20. Reid 1995, 58.

21. Miles 1983.

22. François Nivelson, The Rudiments of Genteel Behavior (London, 1737), as quoted in Lovell 1987, 245.

23. Park 1918a, 28.

24. Brattle Square 1902, 131, 133, 136, 156, 159, 165, 169.

25. Quick 1981, 94.

26. Snow 1967, n.p.

27. Reid 1995, 27, 28.

28. Park 1918a, 25.

29. Nigel Arch, Director, Kensington Palace, London, to Laura K. Mills, January 6, 1999.

30. Sellers 1957, 429, 431.

31. Ridlon 1895, 821. The portraits do not appear in Sarah Larrabee Edes’s probate inventory.

32. This observation is based on my conversation with the costume historian Claudia Brush Kidwell, May 3, 1999.

33. Docherty 1994, 78 n 28.

34. As quoted in Saunders and Miles 1987, 24.

35. Roger Quarm, Curator of Pictures, National Maritime Museum, Greenwich, England, to Laura K. Mills, February 24, 1999.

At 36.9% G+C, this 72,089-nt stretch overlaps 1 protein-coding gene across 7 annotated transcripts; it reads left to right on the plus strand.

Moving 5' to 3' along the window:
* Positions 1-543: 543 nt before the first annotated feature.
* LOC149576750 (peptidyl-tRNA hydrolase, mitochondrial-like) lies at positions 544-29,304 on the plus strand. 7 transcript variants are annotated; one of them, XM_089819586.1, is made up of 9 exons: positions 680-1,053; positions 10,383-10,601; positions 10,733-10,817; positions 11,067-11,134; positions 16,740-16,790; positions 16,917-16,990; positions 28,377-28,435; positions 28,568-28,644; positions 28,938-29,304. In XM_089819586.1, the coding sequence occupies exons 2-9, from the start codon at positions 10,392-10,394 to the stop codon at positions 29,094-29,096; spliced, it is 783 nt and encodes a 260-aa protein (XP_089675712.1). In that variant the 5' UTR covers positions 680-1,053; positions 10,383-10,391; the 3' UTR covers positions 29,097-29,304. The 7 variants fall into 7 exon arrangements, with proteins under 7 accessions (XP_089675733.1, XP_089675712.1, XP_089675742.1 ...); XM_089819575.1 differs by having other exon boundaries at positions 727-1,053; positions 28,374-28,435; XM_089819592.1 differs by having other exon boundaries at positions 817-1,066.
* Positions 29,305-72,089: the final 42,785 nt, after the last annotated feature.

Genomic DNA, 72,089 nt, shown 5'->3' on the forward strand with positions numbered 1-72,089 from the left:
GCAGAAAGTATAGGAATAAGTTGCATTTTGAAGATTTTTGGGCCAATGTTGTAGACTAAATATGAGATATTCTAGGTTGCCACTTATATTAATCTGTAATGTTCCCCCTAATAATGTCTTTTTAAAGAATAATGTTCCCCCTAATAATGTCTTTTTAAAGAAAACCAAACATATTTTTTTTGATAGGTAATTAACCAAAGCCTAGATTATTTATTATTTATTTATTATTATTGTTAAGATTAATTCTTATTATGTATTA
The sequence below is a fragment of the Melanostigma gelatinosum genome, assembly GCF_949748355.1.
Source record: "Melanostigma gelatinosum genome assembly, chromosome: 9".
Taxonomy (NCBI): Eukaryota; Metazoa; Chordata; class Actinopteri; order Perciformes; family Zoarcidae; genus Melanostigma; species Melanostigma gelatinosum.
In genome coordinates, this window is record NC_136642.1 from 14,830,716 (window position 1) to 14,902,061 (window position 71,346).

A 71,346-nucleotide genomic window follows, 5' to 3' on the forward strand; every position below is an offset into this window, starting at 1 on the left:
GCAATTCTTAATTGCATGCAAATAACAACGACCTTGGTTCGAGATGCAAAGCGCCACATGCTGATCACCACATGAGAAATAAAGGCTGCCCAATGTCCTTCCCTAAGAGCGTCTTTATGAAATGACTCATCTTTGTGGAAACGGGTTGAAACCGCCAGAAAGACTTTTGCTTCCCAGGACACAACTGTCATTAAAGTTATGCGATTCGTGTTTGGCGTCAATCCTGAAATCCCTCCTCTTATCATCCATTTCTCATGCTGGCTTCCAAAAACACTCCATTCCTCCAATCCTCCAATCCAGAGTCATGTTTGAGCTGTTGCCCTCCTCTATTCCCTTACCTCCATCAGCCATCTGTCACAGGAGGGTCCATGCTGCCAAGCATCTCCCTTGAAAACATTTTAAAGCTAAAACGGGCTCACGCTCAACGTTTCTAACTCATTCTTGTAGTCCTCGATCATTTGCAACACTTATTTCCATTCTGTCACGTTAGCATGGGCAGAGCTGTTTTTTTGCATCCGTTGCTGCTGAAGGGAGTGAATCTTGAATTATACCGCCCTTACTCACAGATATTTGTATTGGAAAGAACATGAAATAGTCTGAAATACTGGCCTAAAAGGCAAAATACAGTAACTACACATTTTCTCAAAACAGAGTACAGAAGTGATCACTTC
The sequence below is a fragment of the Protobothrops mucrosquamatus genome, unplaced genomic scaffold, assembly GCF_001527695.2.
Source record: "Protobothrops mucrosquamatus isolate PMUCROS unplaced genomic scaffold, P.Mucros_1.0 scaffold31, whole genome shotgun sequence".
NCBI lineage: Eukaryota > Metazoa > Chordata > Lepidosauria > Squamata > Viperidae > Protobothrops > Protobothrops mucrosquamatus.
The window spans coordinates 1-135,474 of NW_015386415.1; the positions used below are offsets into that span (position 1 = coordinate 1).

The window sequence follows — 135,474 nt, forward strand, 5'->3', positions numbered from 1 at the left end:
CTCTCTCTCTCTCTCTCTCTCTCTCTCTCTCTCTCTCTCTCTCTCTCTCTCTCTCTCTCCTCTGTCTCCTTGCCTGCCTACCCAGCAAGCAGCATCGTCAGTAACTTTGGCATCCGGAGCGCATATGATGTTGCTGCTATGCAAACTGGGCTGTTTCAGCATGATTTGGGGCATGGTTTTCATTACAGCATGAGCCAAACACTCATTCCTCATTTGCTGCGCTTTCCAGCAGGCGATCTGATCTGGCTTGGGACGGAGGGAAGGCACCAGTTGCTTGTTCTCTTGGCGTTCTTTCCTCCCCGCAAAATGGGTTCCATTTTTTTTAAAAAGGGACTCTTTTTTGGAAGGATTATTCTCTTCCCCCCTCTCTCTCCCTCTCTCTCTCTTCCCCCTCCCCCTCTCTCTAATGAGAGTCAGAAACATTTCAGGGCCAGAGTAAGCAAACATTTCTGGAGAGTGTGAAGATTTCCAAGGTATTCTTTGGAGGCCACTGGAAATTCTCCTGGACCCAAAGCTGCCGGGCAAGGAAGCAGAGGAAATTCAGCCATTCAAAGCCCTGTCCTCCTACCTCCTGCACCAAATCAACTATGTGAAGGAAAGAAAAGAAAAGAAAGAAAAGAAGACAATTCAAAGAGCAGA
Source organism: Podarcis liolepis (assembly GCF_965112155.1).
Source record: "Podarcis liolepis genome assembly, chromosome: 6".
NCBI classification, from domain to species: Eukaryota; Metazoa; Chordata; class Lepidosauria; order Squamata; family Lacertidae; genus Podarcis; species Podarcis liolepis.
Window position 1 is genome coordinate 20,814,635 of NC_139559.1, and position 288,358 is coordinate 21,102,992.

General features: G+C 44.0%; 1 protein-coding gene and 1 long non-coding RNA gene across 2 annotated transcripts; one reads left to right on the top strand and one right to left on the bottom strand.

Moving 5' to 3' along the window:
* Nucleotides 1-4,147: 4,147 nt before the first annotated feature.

36. Daniel Finamore, Russell W. Knight Curator of Maritime Art and History, Peabody Essex Museum, to Laura K. Mills, November 24, 1998; William M. Fowler, Jr., Director, Massachusetts Historical Society, to Laura K. Mills, November 7, 1998.

37. Finamore to Mills, December 21, 1998; F. Michael Angelo, Independence Seaport Museum, Philadelphia, to Laura K. Mills, December 2, 1998.

38. Jane E. (Allen) Epstein, Executive Director, Noyes Museum of Art, Oceanville, N.J., to Laura K. Mills, November 18, 1998; Allen 1993, 152; William M. Fowler, Jr., to Laura K. Mills, November 7, 1998.

39. Allen 1991, 52.